Conversely, hypothermia results from the body's inability to efficiently divert blood from the skin to help conserve body heat when ambient temperatures decrease. This problem is compounded by the loss of insulating subcutaneous tissue that generally occurs in the elderly.

Many preparations have been developed for the purpose of treating human skin in an effort to counter the structural changes briefly described above, or merely to temporarily enhance the appearance of the skin. Many such preparations are directed toward moisturizing, thereby protecting the skin against drying. In general, numerous cosmetic preparations intended to combat aging in the skin exist on the market, and these preparations contain a wide variety of compounds, such as biological extracts, for example placental extracts, collagen, polyvitamin mixtures, and essential fatty acids.

However, due to the general ineffectiveness of these compositions, there exists a need in the art for improved compositions for making skin healthier, from both a structural and appearance standpoint. The present invention fulfills this need, while further providing other related advantages.

DISCLOSURE OF THE INVENTION

Briefly stated, the present invention discloses skin treatment and cosmetic compositions useful for maintaining and improving the health of skin. The compositions of the present invention generally comprise an effective amount of GHL--Cu, or a derivative of GHL--Cu having the general formula: ##STR1## wherein R is selected from the group consisting of alkyl moieties containing from one to eighteen carbon atoms, aryl moieties containing from six to twelve carbon atoms, alkoxy moieties containing from one to twelve carbon atoms, and aryloxy moieties containing from six to twelve carbon atoms, or where R is L-prolyl-L-valyl-L-phenylalanyl-L-valine or L-valyl-L-phenylalanyl-L-valine. Within a preferred embodiment, the alkyl moiety is an unbranched chain, such as an N-octyl moiety. Further, the alkyl moiety may be an N-stearyl moiety or an N-palmityl moiety.

The compositions of the present invention, by virtue of their skin health promoting characteristics, also have a marked cosmetic effect, leaving the skin with a soft, pleasing, fresh appearance.

Within one aspect of the present invention, a method for increasing subcutaneous fat in warm-blooded animals is disclosed. The method comprises administering to the animal an effective amount of a composition comprising a derivative of GHL--Cu having the general formula: ##STR2## wherein R is selected from the group consisting of alkyl moieties containing from one to eighteen carbon atoms, aryl moieties containing from six to twelve carbon atoms, alkoxy moieties containing from one to twelve carbon atoms, and aryloxy moieties containing from six to twelve carbon atoms, or where R is L-prolyl-L-valyl-L-phenylalanyl-L-valine or L-valyl-L-phenylalanyl-L-valine.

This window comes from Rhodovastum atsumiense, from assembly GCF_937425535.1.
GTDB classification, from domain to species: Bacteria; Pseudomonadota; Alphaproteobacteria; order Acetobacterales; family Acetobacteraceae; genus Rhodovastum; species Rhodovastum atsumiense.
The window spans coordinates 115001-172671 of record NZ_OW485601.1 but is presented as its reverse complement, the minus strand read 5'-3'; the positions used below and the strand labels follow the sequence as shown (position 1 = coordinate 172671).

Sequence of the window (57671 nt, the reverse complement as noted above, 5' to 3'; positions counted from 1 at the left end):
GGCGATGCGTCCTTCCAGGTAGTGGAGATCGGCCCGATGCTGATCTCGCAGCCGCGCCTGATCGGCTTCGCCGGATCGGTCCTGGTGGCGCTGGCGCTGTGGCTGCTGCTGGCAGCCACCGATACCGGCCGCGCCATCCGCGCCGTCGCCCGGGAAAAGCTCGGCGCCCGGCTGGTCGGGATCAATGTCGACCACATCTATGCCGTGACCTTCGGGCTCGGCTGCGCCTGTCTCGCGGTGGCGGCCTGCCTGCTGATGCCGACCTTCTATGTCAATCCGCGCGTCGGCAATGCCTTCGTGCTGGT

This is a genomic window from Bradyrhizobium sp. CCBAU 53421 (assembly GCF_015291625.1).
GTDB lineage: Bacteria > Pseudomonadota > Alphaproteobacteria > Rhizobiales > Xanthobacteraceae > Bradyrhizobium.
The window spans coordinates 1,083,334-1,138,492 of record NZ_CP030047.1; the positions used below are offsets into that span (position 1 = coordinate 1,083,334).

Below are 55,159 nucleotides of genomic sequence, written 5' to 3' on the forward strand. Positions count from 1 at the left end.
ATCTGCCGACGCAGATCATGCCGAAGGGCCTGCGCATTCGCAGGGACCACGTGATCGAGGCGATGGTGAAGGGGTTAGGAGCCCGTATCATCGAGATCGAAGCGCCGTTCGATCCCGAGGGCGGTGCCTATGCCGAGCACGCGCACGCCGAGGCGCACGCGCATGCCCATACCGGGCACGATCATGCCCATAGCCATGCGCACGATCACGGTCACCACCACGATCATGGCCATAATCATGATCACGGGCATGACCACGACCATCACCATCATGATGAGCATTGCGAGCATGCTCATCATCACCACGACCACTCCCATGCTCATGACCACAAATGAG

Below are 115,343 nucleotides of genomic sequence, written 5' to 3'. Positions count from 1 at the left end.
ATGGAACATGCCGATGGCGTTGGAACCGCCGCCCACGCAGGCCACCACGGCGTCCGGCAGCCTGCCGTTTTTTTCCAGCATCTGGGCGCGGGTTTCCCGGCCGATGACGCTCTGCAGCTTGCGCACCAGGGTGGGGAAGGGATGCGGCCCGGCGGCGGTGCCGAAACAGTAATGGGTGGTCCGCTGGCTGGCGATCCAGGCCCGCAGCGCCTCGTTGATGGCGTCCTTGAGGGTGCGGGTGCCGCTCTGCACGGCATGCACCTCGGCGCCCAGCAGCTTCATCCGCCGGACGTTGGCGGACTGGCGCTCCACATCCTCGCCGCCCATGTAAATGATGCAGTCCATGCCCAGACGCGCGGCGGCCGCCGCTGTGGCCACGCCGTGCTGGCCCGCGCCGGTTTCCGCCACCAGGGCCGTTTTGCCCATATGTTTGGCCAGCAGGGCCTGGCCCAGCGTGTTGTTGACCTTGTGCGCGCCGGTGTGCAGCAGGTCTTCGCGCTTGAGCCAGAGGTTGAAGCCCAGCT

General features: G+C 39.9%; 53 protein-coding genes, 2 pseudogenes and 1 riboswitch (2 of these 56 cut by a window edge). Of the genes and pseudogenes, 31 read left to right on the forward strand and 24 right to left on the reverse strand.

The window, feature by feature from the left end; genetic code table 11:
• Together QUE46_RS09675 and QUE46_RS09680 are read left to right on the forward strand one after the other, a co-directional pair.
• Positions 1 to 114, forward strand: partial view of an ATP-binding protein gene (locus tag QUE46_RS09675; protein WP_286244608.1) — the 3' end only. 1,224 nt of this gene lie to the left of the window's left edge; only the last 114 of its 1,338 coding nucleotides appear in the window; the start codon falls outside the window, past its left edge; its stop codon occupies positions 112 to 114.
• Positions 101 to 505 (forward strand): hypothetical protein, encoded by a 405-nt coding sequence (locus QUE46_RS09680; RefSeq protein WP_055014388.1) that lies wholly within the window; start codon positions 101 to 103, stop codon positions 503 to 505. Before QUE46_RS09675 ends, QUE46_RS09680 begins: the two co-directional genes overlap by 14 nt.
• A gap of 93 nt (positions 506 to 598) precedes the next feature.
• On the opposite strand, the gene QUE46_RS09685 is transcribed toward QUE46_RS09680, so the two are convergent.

Within another aspect of the present invention, a method for improving and/or maintaining the health of skin is disclosed. The method generally comprises administering to the skin an effective amount of a composition comprising GHL--Cu or a derivative of GHL--Cu having the general formula: ##STR3## wherein R is selected from the group consisting of alkyl moieties containing from one to eighteen carbon atoms, aryl moieties containing from six to twelve carbon atoms, alkoxy moieties containing from one to twelve carbon atoms, and aryloxy moieties containing from six to twelve carbon atoms, or where R is L-prolyl-L-valyl-L-phenylalanyl-L-valine or L-valyl-L-phenylalanyl-L-valine.

In addition to the derivatives described above, other chemical modifications may be made to alter the biological activity of the derivatives of the present invention. For instance, glycine may be replaced by a variety of other small amino acids, including alanine, serine and valine. Further, the copper(II) binding affinity of the molecule could be increased by addition of an N-terminal amino acid such as glycine to convert glycyl-L-histidyl-L-lysine to glycyl-L-glycyl-L-histidyl-L-lysine. In addition, glycine could be added to a derivative as described above to create the corresponding tetrapeptide.

The compositions described herein may be injected intradermally or applied topically, and are rendered suitable for administration to warm-blooded animals for the purposes of the present invention by combining the derivative with a vehicle which adapts the composition for either intradermal injection or topical application. Suitable topical formulations may be prepared with common cosmetic, nontoxic, nonallergenic carriers for use in skin creams, lotions, sprays, liquids, emollients, cleansing preparations and the like.

Other aspects of the present invention will become evident upon reference to the following detailed description and attached drawings.

BRIEF DESCRIPTION OF THE DRAWINGS

FIG. 1 is a microphotograph of a biopsy section illustrating the formation of a heavy field of large, subcutaneous fat cells, as shown toward the right side of the figure.

FIG. 2 is a microphotograph of a biopsy section illustrating the formation of a subcutaneous fat cell layer in the area near the injection site.

FIG. 3 is a microphotograph of a control area (bottom) and an area of increased subcutaneous fat cells (top) generated through use of a representative derivative of the present invention.